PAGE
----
Found in email from the Merola Opera program, in an interview with baritone Lucas Meachem:
Secondly, I’ll never forget walking up to the War Memorial Opera House for the first time. I remember looking up at it, and thinking for the first time in my life, “I’ve made it.” 
However, my bubble quickly burst in our first meeting, where Pamela Rosenberg said to us singers that only one or two of us would make it in this career. Rather than taking that advice negatively, I took it as a personal challenge to succeed. In that moment, I began to work even harder. I thought, “I have to be that one, or that one or two.” I wanted to be that minority of singers who made it. Her talk inspired me not just that summer at Merola, but beyond.
Only one or two? Meachem was in the 2003 summer program, which apparently had 29 singers, stage directors, and coaches. At the very least, the following singers from that year went on to solid professional careers:
  • Jane Archibald
  • Meredith Arwady
  • Joshua Bloom
  • Arturo Chacon-Cruz
  • Nikki Einfeld
  • Thomas Glenn
  • Joseph Kaiser (then a baritone, now a tenor)
  • Lucas Meachem
  • Elza van den Heever
Some of these singers are bigger stars than others, and there may well be other singers with solid local careers, but that's way more than one or two. Perhaps the Merola program was especially good at talent-spotting that year, or perhaps as a group they just worked harder, but that's a pretty impressive group of singers.

Louisville Orchestra 2018-19 Season

Louisville is where SFS/MTT prodigy Teddy Abrams has been music director for a few years. He is a super-talented young man, clarinetist, composer, conductor. And his programming takes after MTT's, except that the two works composed by women are on a much shorter season.

AND one of the two, Cindy McTee's Double Play, is conducted by Mr. McTee, more commonly known as Leonard Slatkin. I liked this piece a lot when I heard it at Cabrillo last year. The other of the two is Bacewicz's Polish Overture, so we know it is a curtain-raiser.

There's one work by Abrams himself and MTT's Four Preludes on Playthings of the Wind, which is also being done this season or next at SFS.  There are a couple of additional recent works and commissions, plus some standards.

I'm not going to summarize the rest of the season, which includes two bleeding-chunks programs, one of odd ends of Bernstein, for the obvious reason, and one called Art + Music that looks like an hour or more of bits and pieces, followed by the whole of Pictures at an Exhibition.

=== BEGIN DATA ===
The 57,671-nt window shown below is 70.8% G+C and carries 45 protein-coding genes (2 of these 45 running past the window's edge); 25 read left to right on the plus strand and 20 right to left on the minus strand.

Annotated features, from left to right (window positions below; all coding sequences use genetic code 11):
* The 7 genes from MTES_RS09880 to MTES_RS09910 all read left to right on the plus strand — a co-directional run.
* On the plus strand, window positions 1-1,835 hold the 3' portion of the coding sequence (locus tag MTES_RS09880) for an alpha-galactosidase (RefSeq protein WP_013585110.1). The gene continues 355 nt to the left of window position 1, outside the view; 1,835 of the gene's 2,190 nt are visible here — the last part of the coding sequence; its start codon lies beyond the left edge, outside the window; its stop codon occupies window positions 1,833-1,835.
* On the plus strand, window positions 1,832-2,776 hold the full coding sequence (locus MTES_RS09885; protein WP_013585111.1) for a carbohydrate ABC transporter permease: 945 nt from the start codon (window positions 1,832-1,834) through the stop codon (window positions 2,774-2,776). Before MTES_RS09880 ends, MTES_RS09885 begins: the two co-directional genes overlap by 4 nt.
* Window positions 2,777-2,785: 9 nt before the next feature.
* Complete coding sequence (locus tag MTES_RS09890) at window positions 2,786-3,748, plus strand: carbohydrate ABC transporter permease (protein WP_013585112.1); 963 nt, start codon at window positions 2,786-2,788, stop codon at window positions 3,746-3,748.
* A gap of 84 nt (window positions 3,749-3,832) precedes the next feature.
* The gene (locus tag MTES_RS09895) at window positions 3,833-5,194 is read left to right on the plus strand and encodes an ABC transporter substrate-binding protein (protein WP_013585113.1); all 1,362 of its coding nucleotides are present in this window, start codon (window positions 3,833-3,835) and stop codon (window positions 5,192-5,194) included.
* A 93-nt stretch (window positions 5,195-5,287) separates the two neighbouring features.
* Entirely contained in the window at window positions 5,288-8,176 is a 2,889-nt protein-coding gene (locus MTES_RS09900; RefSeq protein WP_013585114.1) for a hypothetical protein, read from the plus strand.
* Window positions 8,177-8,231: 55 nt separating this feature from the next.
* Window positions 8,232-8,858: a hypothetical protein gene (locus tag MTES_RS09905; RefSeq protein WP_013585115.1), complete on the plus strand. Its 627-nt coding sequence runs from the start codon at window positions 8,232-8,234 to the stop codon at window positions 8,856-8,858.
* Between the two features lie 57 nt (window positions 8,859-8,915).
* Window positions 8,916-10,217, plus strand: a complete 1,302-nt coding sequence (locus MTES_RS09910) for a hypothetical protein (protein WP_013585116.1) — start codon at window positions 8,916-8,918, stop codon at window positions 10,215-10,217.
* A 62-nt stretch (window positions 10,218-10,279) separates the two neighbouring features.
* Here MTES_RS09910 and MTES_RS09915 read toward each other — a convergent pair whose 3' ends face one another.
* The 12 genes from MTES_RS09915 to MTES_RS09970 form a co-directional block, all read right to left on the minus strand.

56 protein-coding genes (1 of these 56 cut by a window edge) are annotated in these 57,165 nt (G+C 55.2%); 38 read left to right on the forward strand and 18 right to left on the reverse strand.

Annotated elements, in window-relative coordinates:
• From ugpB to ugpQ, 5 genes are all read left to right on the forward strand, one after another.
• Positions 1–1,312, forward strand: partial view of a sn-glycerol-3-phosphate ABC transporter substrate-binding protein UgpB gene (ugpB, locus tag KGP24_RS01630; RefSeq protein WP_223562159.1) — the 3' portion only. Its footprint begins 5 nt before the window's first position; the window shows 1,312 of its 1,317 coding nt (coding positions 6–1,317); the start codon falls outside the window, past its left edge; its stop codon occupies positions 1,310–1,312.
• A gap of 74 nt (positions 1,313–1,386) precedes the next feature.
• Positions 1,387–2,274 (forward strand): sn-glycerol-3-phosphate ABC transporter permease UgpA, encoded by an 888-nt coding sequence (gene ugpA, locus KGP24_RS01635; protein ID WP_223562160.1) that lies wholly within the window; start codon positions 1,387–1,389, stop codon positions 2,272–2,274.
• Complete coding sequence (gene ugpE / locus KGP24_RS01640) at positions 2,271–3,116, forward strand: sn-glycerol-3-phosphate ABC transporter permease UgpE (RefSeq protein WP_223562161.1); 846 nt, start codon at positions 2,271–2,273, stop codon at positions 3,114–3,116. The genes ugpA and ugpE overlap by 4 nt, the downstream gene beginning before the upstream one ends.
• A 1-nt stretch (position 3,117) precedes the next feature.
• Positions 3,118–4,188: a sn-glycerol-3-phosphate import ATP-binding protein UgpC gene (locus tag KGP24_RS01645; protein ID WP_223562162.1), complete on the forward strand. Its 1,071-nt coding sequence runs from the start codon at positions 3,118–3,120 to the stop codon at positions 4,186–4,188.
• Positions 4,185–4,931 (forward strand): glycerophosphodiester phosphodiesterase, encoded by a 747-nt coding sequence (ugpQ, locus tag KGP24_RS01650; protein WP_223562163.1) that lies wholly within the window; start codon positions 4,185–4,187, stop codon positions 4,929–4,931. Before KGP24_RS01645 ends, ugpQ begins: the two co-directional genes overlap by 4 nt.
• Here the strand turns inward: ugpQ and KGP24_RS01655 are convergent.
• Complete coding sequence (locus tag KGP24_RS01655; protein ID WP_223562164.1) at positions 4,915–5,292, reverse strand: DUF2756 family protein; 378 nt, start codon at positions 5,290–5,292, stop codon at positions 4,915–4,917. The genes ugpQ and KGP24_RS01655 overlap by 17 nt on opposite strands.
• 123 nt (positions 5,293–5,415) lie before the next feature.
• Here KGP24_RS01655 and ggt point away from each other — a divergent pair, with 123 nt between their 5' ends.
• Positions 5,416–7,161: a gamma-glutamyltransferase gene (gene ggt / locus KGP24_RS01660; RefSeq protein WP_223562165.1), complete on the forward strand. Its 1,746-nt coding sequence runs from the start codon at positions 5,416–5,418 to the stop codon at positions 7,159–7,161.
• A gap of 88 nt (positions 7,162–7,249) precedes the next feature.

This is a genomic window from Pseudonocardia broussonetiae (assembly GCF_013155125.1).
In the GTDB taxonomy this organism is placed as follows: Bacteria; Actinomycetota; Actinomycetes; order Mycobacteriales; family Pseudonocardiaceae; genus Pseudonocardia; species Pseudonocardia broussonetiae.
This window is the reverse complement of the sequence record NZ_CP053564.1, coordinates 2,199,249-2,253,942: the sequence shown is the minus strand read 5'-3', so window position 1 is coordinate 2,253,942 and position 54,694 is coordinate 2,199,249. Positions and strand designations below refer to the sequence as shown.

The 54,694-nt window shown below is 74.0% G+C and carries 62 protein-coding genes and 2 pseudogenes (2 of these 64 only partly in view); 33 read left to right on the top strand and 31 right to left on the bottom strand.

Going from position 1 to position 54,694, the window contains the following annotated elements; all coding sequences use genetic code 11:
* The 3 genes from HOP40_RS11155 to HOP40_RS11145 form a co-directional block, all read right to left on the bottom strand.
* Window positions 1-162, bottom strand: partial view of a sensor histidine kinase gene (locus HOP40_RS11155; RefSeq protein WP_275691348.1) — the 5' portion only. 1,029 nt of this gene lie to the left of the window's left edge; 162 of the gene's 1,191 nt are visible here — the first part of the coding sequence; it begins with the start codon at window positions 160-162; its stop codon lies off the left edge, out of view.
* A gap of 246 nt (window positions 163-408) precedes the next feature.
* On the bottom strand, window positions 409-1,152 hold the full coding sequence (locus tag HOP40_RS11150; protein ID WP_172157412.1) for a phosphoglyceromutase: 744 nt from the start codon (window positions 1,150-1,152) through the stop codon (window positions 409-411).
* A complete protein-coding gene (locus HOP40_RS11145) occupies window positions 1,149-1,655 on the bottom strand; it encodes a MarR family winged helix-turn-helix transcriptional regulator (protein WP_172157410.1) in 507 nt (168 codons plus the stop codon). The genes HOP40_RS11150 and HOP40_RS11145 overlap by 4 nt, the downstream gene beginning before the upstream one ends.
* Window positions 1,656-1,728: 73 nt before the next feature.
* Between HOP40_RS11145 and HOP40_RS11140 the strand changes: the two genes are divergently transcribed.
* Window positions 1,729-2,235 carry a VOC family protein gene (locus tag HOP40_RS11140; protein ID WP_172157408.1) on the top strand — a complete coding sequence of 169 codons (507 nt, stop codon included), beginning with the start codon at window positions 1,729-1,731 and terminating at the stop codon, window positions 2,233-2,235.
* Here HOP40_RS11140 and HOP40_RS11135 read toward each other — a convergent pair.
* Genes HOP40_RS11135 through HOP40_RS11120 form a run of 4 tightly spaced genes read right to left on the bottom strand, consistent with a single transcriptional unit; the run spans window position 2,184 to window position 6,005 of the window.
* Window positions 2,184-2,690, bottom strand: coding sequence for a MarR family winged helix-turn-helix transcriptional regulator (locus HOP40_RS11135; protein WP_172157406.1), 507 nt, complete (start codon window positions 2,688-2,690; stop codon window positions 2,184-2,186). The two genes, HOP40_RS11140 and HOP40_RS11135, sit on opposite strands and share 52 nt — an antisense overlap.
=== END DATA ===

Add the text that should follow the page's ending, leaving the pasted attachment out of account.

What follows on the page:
Wednesday, March 14, 2018

How to Construct a Press Release

I have in my hot little hands a press release that is making me slightly crazy. It's got the usual copy about how fabulous the organization is, plus various bios and a fair amount of information about the works to be performed.

But - and this is a pretty big but - I had to scroll through about four and a half screens of text to get to the most critical information in the press release: dates and locations of the performances.

Put that stuff at the top! I read performer bios in programs! A mere listing of the performers at the top of the press release is sufficient, with maybe two lines of bio at most! The more I had to scroll, the more I wondered how far I'd have to scroll until I found what I was looking for.

Noting in passing that this is the second time I've blind-itemed this org in the last year, and there was a third post I never wrote, when a press release of theirs let slip information that I hope they had permission to let slip.

Monday, March 12, 2018

Met Fires Levine

Michael Cooper has the story: James Levine's Final Act at the Met Ends in Disgrace.

What a surprise!

Yes, after 40 years of rumors, the Met was able to determine, in just three and a half months, that there's credible evidence that Levine abused young musicians over whom he had authority. They found evidence that this happened both before and during his employment at the Met. "During" is especially interesting, because the published reports are mostly from the late 60s and early 70s, before he joined the Met.

The Met is not releasing any details beyond saying that their investigation included interviews with more than 70 people. This part of the Times article is....interesting:
But some questions arose early on about how the company had handled the case, including the fact that it began its investigation more than a year after Peter Gelb, its general manager, was first told that the police in Illinois were investigating an accusation that Mr. Levine had sexually abused a teenage boy there in the 1980s.
Mr. Gelb has said he briefed the leadership of the Met’s board about the police investigation and spoke with Mr. Levine, who denied the accusations. But Mr. Gelb said that the company took no further action, waiting to see what the police found.
The Met said that its investigation, which was led by Robert J. Cleary, a partner at the Proskauer Rose law firm who was previously a United States attorney in New Jersey and Illinois, had determined that “any claims or rumors that members of the Met’s management or its board of directors engaged in a cover-up of information relating to these issues are completely unsubstantiated.”
Well, Anthony Bliss knew about the rumors, because of an anonymous letter, and he has to have passed the information along to his immediate successors (Bruce Crawford and Hugh Southern, then Joe Volpe). It's certainly curious that the Met was able to obtain enough information now to declare the accusations credible, but could not back in the day.